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Who’s Against Healthy School Lunches for Kids? (No Really, Who Is?)

Debates about child nutrition and the quality of taxpayer-subsidized school lunches are heating up in the nation’s capital. Last week, the Partnership for a Healthier America (the non-profit spin-off of the First Lady’s “Let’s Move” initiative) held its annual summit here. And this week, the School Nutrition Association, a trade group representing 55,000 school food service professionals, is holding a DC conference complete with “lunch ladies” lobbying members of Congress. Sounds great, right? Read More

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Lessons from the Lunchroom: What Do We Know About School Lunch and Kids’ Diet?

This week was the release of my first co-authored report at the Union of Concerned Scientists. Lessons from the Lunchroom: Childhood Obesity, School Lunch, and the Way to a Healthier Future details the extent of America’s childhood obesity crisis and how school meals play a role in influencing diet. Read More

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Counting the Benefits of Agroecology: We Have the Tools, Let’s Use Them

With global challenges such as diminishing environmental quality and public health, combined with accelerating climate change, we need more than ever to know how to confront many problems at once. Since plants inhale carbon dioxide and soils store carbon, there are numerous reasons to expect agriculture to play a significant role for improving the human prospect. Indeed, scientific research documents that we have tools to achieve ecological and climatic sustainability, but here’s the catch—we have to use them. Read More

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Big Sugar Is Watching You: Four Ways the Food Industry Is Trying to Rig the Game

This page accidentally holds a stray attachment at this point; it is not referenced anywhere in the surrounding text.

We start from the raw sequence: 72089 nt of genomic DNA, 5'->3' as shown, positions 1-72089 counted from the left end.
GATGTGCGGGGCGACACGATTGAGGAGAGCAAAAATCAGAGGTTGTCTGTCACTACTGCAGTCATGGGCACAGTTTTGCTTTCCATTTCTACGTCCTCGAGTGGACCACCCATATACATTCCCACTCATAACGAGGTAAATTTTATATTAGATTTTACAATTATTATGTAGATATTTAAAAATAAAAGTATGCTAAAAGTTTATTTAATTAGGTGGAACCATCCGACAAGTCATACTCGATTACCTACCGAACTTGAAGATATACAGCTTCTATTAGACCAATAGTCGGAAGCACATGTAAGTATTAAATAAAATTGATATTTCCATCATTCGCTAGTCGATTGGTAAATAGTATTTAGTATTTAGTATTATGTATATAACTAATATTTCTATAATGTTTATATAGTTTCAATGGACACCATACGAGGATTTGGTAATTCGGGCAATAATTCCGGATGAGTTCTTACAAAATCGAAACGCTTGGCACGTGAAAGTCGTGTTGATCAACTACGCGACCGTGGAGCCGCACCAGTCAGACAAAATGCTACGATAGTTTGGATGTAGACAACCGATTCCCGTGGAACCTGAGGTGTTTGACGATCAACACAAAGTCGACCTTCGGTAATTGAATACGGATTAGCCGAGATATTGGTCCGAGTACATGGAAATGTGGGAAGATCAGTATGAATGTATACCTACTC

Most of us ask a doctor for advice about our health. We consult a dentist about care for our teeth. No one queries General Mills, the maker of sugary Lucky Charms and Betty Crocker cake mixes, for the latest science on diabetes or cardiovascular disease. And no one in their right mind calls up Coca-Cola or PepsiCo for evidence-based guidance on sugar and dental disease. Read More

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Obesity and Vaccine Efficacy

Recently, there has been an eruption of stories in the media about vaccination, and no wonder. Between this season’s flu strain and the once previously eradicated measles, this has been a bad winter for vaccine-preventable infectious diseases. A number of factors contribute to vaccine effectiveness—most obviously, the rate at which people get vaccinated. However, it may surprise you to know that obesity can also play a role. Read More

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Regardless of the Groundhog’s Shadow, Farmers and Scientists are Planning for Spring

With much of the country blanketed in snow, Groundhog Day comes around routinely as a happy reminder that spring is around the corner, plus or minus a few weeks. Even though Punxsutawney Phil predicted that we have more winter ahead of us this year, farmers and agricultural researchers are already busy planning for green pastures and fruitful fields. Read More

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If You Build It, Will They Come? The Relationship Between Healthy Food Access and Consumption.

Over the past several years, the term “food desert” has become prevalent in nutrition research and policy and is used to describe areas with a lack of access to fresh, healthy foods. The United States Department of Agriculture defines food desert as “urban neighborhoods and rural towns without ready access to fresh, healthy, and affordable food.” Read More

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Big Sugar Bad for Babies, CDC Scientists Say—but Food Industry Disagrees

A new CDC study, published Monday in the journal Pediatrics, tells us something about infants and sugar that is worrisome, though not especially surprising if you’ve been following the food industry’s efforts to mislead the public and influence the science and policy on added sugar. Read More

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You Are What You Eat—And What It Eats Too

Guest Bogger

Liz Carlisle
Fellow, Center for Diversified Farming Systems

Berkeley, CA

A dozen years ago, a New York Times Magazine article titled “Power Steer” changed the way Americans thought about meat. “We are what we eat, it is often said,” wrote author Michael Pollan, “but of course that is only part of the story. We are what what we eat eats too.” Read More

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Introducing Food Access: A Tale of Two Grocery Shopping Trips

Sunday is grocery shopping day.

As I sit on the couch sipping my morning coffee, my husband walks over and asks, “What do you want to make for dinner this week?” I reach for a pen on our coffee table and a piece of paper. Before we head out to the store, we make a list of what we’re cooking for dinner each night of the week. Read More

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